In the case of the mountain lion hunt mentioned at the beginning, the poster argued that the hunter was participating in a canned hunt because dogs were used. It doesn’t matter that this is the most common (and sometimes only) way to track lions in the dense wilderness regions of Arizona’s deserts and mountains, or that it’s legal, or that the hunter spent six days on mule back in rough conditions, before making a clean and well placed kill shot. It didn’t matter that Arizona’s wildlife management services run a very well thought out and scientifically based program to maintain the proper population suited to the carrying capacity of the land, this individual is obviously ignorant to what goes into such a hunt. Again, this individual is in the shooting fraternity (ironically in a very gray legal area with the products he manufactures and sells) but felt well positioned to comment on hunting ethics. Its bad because it undermines the sport when an ethical hunter using accepted techniques is attacked by someone in the community, but it’s even worse when the attack is based on pure ignorance. I did get a bit confrontational in this particular instance, because I felt the individual was a traitor to the sport, but more over exceedingly ignorant not to mention a screaming hypocrite.

So my concluding remarks: it is up to the individual to define their personal ethics, and choices for when and what to shoot…. so long as it’s legal, that the reasons for a hunter to hunt is a personal matter, and the justification for hunting should be based on scientifically based wildlife management and pest control objectives, and requires no further justification. It makes sense for us to show sensitivity and take the time to explain the role of hunting in todays society, Some people will not agree, some will have an emotional response against it… and that’s ok, we won’t all agree. For my part however, I will never take an apologists position in the debate. Living in a democracy where most people have no real connection to the natural world, we could always have the masses take out sport away (the UK is fighting this battle right now) which means that the best way to secure our ability to hunt is to build a strong case supported with empirical, financial, and scientific data. and to fight from a position of strength.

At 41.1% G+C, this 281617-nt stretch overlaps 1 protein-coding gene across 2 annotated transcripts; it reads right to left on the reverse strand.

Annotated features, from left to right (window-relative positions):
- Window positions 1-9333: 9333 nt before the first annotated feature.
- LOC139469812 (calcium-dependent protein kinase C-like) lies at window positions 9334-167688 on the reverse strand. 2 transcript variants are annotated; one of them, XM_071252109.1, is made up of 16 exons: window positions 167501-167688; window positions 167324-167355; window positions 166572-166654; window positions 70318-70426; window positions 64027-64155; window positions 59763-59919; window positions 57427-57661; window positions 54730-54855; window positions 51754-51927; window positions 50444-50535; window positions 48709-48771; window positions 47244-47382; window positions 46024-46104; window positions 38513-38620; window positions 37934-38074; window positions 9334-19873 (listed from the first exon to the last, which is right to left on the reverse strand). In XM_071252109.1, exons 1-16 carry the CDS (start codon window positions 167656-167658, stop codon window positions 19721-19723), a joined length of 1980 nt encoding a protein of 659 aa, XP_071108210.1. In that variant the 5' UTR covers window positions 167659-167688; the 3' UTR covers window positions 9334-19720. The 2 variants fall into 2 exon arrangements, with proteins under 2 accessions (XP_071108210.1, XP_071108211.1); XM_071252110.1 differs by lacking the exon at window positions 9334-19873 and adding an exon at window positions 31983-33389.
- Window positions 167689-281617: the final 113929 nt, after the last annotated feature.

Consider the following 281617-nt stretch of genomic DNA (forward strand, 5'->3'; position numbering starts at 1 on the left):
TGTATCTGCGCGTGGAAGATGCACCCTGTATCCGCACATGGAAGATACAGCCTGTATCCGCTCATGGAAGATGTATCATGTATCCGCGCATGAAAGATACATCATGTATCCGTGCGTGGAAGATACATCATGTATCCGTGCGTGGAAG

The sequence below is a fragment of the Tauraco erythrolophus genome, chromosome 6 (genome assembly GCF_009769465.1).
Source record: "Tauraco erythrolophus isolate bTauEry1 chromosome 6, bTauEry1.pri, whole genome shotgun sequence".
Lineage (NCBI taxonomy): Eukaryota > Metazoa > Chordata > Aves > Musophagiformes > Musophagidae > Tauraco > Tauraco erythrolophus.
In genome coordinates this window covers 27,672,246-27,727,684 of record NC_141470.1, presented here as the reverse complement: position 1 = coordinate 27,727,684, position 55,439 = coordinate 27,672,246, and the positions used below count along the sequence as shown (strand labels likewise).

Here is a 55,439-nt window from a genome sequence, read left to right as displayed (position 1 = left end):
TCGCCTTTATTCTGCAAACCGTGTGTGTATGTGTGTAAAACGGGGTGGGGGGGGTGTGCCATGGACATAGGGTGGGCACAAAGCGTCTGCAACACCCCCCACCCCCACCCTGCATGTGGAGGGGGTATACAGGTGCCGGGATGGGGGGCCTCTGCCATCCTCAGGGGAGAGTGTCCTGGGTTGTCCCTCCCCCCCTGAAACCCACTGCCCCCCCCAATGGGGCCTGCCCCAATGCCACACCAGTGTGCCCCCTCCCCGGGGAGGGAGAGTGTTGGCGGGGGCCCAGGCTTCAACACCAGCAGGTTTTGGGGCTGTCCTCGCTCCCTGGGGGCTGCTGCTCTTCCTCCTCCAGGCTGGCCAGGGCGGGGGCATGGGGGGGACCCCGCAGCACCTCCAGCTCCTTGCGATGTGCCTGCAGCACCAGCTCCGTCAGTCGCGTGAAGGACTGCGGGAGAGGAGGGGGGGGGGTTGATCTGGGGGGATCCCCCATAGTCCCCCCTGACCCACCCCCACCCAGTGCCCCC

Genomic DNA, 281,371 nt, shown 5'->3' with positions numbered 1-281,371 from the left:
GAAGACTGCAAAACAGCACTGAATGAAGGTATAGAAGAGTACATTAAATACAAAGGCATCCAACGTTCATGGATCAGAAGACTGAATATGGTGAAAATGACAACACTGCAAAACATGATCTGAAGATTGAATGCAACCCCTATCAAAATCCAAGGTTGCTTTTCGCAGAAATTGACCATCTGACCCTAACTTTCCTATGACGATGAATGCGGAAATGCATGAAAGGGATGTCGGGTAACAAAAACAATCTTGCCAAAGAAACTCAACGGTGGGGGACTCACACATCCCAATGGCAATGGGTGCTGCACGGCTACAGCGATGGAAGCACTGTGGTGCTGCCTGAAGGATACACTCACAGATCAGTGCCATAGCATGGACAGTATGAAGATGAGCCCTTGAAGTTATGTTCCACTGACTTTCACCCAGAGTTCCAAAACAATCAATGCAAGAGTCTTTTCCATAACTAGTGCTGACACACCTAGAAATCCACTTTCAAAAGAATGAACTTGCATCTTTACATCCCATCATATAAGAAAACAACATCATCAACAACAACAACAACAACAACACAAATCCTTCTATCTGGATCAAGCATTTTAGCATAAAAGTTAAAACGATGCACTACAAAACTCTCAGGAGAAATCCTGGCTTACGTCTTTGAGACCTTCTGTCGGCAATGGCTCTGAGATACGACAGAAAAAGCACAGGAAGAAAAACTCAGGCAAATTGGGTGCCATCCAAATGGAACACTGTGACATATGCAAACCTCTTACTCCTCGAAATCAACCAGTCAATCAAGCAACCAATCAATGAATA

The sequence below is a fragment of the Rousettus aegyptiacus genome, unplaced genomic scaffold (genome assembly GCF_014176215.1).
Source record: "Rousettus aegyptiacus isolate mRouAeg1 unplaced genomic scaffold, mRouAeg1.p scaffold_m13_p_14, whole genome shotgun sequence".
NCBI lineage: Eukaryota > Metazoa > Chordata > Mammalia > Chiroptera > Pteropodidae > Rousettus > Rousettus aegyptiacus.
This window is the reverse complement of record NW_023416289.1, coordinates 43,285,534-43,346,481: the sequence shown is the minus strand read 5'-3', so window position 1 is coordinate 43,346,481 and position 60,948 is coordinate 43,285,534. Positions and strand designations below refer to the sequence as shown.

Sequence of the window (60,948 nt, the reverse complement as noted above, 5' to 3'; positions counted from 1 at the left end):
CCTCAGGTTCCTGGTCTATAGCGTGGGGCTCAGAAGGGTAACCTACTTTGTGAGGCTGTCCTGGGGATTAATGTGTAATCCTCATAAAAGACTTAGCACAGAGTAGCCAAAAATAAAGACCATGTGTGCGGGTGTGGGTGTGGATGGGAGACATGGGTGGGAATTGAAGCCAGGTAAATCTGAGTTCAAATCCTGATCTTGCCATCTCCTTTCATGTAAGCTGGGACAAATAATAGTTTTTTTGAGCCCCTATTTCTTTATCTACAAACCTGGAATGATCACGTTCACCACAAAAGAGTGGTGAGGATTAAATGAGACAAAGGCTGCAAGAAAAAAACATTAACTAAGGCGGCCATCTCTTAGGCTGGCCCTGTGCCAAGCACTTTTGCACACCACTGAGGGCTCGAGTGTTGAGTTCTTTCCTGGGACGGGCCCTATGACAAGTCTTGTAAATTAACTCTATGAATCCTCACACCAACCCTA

Other Things

It’s Sunday afternoon as I write this, and my office is overflowing with gear. Wednesday night I’m loading up the Outback with a dozen guns, half dozen CF tanks, miscellaneous equipment, and heading off to S. Dakota on a prairie dogs shoot we’re filming! Will have 5 days, and some big towns to shoot over. Amongst other projects, I’m going to compare the .25, .303, and .357 under field conditions to decide on my default option for long range pest control.